A History of Spiritualism

The idea of ghosts has been around for centuries. Halloween, All Saints’ Day, All Souls’ Day and Bonfire Night where effigies of Guy Fawkes are burnt are still celebrated today. 

The communication with ghosts developed into a religion with people, who said they could talk to spirits of the dead. They were called mediums. The belief was that when you die, you go to the spirit world and some talented mediums could communicate with spirits. 

The Fox Sisters: 31st March 1848

It’s said that every night, Maggie and Kate Fox could hear a knocking sound coming from the walls. They knocked and the spirit knocked back. The ghost responded to the sisters’ questions. It was rumored that the spirit belonged to a pedlar who had been murdered in their house. A group of Rochester residents examined the cellar of the Fox’s home, uncovering strands of hair and what appeared to be bone fragments.

Wherever they went, the sisters could communicate with spirits. The news that the Fox sisters had breached the veil between the living and the dead spread throughout New York and beyond. The movement rapidly became very fashionable with men and women across all social classes and acquired the name Spiritualism in the 1850s. 

Maggie and Kate left the old barn-house and went to live with their older sister Leah in Rochester. Rochester was full of new religious ideas, such as Mormonism and Millerism.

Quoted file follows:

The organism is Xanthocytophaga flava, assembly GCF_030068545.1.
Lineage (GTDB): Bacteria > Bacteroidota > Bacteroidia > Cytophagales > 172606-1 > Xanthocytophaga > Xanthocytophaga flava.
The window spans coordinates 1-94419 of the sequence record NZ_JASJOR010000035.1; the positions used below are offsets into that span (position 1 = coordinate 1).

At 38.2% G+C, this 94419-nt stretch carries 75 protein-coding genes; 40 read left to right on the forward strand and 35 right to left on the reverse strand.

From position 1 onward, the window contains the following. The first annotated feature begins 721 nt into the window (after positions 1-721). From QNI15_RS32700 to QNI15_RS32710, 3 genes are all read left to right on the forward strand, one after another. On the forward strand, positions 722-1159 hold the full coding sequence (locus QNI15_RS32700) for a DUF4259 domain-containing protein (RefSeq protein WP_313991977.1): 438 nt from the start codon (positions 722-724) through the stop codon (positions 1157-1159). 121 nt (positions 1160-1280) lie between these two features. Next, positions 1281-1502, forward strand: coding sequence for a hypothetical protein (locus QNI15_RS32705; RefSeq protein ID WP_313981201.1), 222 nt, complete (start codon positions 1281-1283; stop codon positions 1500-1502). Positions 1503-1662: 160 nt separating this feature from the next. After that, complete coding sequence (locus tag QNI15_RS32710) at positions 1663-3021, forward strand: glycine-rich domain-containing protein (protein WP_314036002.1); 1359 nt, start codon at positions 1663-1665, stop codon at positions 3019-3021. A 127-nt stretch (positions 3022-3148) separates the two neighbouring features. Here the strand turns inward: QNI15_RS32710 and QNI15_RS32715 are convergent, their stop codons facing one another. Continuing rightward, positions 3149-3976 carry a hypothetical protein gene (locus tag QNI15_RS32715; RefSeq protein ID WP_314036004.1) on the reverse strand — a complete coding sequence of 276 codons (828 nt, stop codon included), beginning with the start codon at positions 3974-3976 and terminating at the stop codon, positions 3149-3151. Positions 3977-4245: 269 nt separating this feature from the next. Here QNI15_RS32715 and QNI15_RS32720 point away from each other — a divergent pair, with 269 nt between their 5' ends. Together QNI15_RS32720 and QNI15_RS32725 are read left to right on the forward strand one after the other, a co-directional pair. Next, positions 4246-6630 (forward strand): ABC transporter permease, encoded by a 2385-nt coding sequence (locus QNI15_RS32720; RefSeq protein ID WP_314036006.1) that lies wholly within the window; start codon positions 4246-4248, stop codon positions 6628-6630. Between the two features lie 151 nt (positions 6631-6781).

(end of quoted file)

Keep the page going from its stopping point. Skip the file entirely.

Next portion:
Mormonism is the predominant religious tradition of the Latter Day Saint movement of Restorationist Christianity started by Joseph Smith in Western New York in the 1820s and 30s.

Millerites believed that Christ would arrive and end the daily labour that they had to endure. Some thought that only true believers, the Millerites, would escape punishment after death.

Just because you can’t see something, does it mean it doesn’t exist?

Photograph: Corbis

During seances, the customer would be in near-total darkness. The sisters tricked the customer into thinking the deceased’s spirit was communicating through the sisters, by knocking on the chair or table. 

I felt the phantom arm tap me on the shoulder

Spiritualism became very popular after WW1. Many people had no idea how or where their loved ones died and where their bodies were. Seances became smaller but more popular for grieving families. The mediums would take advantage of their grief and money. The medium controlled a ouija board and played on the vulnerable customer’s emotions. Participants were willing to believe the lies, saying “I felt the phantom arm tap me on the shoulder”. Or, that the table was levitating. 

Cora Scott

Cora Scott was one of the best-known mediums of the Spiritualism movement. During seances, she would go into trances and allow the spirit to control her mind. Cora allowed the spirits to speak through her. It could be a deceased father, child or brother… Spirits could even take over the medium’s hand and write a message. 

The Poughkeepsie Seer

Andrew Jackson Davis emerged after the Fox sisters as a founder of the spiritualist movement. 

He believed he had psychic powers and said he received “spiritual messages telling him of his life’s work”. He described himself as “the Poughkeepsie Seer”

The Fox Fraudsters

Forty years later, the Fox Sisters confessed at the New York Academy of Music in 1888, that they were making the noise by cracking the knuckles in their toes. An analysis of the bones of the “murdered pedlar” by a physician in 1909 found that they were a mixture of chicken and human, probably scavenged from a graveyard. Despite the public turning away from spiritualism, there are still many people who follow it today.

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